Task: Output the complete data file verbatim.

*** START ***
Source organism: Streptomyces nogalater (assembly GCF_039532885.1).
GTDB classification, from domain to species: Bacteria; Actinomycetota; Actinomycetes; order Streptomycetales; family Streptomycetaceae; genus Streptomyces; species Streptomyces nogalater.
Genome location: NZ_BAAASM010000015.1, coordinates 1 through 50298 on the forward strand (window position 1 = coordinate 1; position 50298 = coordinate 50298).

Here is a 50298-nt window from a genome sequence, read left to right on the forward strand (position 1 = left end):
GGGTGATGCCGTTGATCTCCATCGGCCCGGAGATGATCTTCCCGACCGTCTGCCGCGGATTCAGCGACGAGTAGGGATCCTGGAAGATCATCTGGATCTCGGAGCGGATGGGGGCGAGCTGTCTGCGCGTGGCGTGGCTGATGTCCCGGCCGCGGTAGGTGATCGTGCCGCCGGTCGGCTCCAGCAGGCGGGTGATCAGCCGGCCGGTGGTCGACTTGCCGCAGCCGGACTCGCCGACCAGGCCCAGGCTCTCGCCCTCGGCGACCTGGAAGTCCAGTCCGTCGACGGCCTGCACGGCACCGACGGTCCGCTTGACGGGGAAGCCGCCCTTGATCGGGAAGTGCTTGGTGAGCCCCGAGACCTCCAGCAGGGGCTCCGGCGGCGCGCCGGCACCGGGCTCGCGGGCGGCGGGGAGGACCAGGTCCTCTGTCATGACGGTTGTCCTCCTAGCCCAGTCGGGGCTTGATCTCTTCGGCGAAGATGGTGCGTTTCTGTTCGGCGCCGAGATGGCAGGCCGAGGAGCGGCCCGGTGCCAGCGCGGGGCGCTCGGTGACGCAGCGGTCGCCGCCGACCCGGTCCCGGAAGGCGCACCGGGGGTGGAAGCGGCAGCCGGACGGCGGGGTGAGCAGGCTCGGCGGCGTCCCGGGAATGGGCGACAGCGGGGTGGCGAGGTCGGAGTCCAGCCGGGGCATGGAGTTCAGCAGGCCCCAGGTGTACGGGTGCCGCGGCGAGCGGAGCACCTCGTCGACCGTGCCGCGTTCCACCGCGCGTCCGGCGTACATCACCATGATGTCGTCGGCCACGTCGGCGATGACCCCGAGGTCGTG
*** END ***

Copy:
Source organism: Streptomyces nogalater (assembly GCF_039532885.1).
GTDB classification, from domain to species: Bacteria; Actinomycetota; Actinomycetes; order Streptomycetales; family Streptomycetaceae; genus Streptomyces; species Streptomyces nogalater.
Genome location: NZ_BAAASM010000015.1, coordinates 1 through 50298 on the forward strand (window position 1 = coordinate 1; position 50298 = coordinate 50298).

Here is a 50298-nt window from a genome sequence, read left to right on the forward strand (position 1 = left end):
GGGTGATGCCGTTGATCTCCATCGGCCCGGAGATGATCTTCCCGACCGTCTGCCGCGGATTCAGCGACGAGTAGGGATCCTGGAAGATCATCTGGATCTCGGAGCGGATGGGGGCGAGCTGTCTGCGCGTGGCGTGGCTGATGTCCCGGCCGCGGTAGGTGATCGTGCCGCCGGTCGGCTCCAGCAGGCGGGTGATCAGCCGGCCGGTGGTCGACTTGCCGCAGCCGGACTCGCCGACCAGGCCCAGGCTCTCGCCCTCGGCGACCTGGAAGTCCAGTCCGTCGACGGCCTGCACGGCACCGACGGTCCGCTTGACGGGGAAGCCGCCCTTGATCGGGAAGTGCTTGGTGAGCCCCGAGACCTCCAGCAGGGGCTCCGGCGGCGCGCCGGCACCGGGCTCGCGGGCGGCGGGGAGGACCAGGTCCTCTGTCATGACGGTTGTCCTCCTAGCCCAGTCGGGGCTTGATCTCTTCGGCGAAGATGGTGCGTTTCTGTTCGGCGCCGAGATGGCAGGCCGAGGAGCGGCCCGGTGCCAGCGCGGGGCGCTCGGTGACGCAGCGGTCGCCGCCGACCCGGTCCCGGAAGGCGCACCGGGGGTGGAAGCGGCAGCCGGACGGCGGGGTGAGCAGGCTCGGCGGCGTCCCGGGAATGGGCGACAGCGGGGTGGCGAGGTCGGAGTCCAGCCGGGGCATGGAGTTCAGCAGGCCCCAGGTGTACGGGTGCCGCGGCGAGCGGAGCACCTCGTCGACCGTGCCGCGTTCCACCGCGCGTCCGGCGTACATCACCATGATGTCGTCGGCCACGTCGGCGATGACCCCGAGGTCGTG